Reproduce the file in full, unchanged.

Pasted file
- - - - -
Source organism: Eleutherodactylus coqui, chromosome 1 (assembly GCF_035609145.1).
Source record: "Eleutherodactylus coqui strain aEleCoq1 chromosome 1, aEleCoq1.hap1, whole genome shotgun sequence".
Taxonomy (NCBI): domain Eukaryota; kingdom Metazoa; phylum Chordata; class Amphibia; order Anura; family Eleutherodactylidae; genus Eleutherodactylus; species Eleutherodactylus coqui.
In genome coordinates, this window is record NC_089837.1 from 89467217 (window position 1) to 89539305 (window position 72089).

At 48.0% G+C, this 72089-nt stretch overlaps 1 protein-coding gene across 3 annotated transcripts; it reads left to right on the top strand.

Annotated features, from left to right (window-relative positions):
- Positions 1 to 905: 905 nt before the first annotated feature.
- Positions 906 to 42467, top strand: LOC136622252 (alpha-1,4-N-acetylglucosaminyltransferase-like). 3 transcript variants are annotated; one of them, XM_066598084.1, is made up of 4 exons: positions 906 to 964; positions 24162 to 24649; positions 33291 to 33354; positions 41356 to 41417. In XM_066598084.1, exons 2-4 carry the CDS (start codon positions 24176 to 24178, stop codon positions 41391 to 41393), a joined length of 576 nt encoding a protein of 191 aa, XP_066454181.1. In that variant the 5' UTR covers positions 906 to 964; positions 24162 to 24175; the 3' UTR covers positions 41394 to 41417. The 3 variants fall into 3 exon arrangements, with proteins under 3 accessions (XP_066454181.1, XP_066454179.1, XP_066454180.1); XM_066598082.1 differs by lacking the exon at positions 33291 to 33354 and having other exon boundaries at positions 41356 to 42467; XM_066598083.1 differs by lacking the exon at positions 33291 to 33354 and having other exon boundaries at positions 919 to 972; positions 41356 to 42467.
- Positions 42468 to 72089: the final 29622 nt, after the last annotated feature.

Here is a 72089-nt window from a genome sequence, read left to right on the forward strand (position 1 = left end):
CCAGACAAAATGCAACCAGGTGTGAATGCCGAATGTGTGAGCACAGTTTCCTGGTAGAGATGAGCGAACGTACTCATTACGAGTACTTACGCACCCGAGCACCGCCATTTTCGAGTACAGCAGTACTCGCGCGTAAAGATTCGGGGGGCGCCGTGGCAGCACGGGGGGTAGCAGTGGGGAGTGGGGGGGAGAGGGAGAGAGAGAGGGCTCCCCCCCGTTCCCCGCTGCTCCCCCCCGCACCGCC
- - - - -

Source organism: Eleutherodactylus coqui, chromosome 1 (assembly GCF_035609145.1).
Source record: "Eleutherodactylus coqui strain aEleCoq1 chromosome 1, aEleCoq1.hap1, whole genome shotgun sequence".
Taxonomy (NCBI): domain Eukaryota; kingdom Metazoa; phylum Chordata; class Amphibia; order Anura; family Eleutherodactylidae; genus Eleutherodactylus; species Eleutherodactylus coqui.
In genome coordinates, this window is record NC_089837.1 from 89467217 (window position 1) to 89539305 (window position 72089).

At 48.0% G+C, this 72089-nt stretch overlaps 1 protein-coding gene across 3 annotated transcripts; it reads left to right on the top strand.

Annotated features, from left to right (window-relative positions):
- Positions 1 to 905: 905 nt before the first annotated feature.
- Positions 906 to 42467, top strand: LOC136622252 (alpha-1,4-N-acetylglucosaminyltransferase-like). 3 transcript variants are annotated; one of them, XM_066598084.1, is made up of 4 exons: positions 906 to 964; positions 24162 to 24649; positions 33291 to 33354; positions 41356 to 41417. In XM_066598084.1, exons 2-4 carry the CDS (start codon positions 24176 to 24178, stop codon positions 41391 to 41393), a joined length of 576 nt encoding a protein of 191 aa, XP_066454181.1. In that variant the 5' UTR covers positions 906 to 964; positions 24162 to 24175; the 3' UTR covers positions 41394 to 41417. The 3 variants fall into 3 exon arrangements, with proteins under 3 accessions (XP_066454181.1, XP_066454179.1, XP_066454180.1); XM_066598082.1 differs by lacking the exon at positions 33291 to 33354 and having other exon boundaries at positions 41356 to 42467; XM_066598083.1 differs by lacking the exon at positions 33291 to 33354 and having other exon boundaries at positions 919 to 972; positions 41356 to 42467.
- Positions 42468 to 72089: the final 29622 nt, after the last annotated feature.

Here is a 72089-nt window from a genome sequence, read left to right on the forward strand (position 1 = left end):
CCAGACAAAATGCAACCAGGTGTGAATGCCGAATGTGTGAGCACAGTTTCCTGGTAGAGATGAGCGAACGTACTCATTACGAGTACTTACGCACCCGAGCACCGCCATTTTCGAGTACAGCAGTACTCGCGCGTAAAGATTCGGGGGGCGCCGTGGCAGCACGGGGGGTAGCAGTGGGGAGTGGGGGGGAGAGGGAGAGAGAGAGGGCTCCCCCCCGTTCCCCGCTGCTCCCCCCCGCACCGCC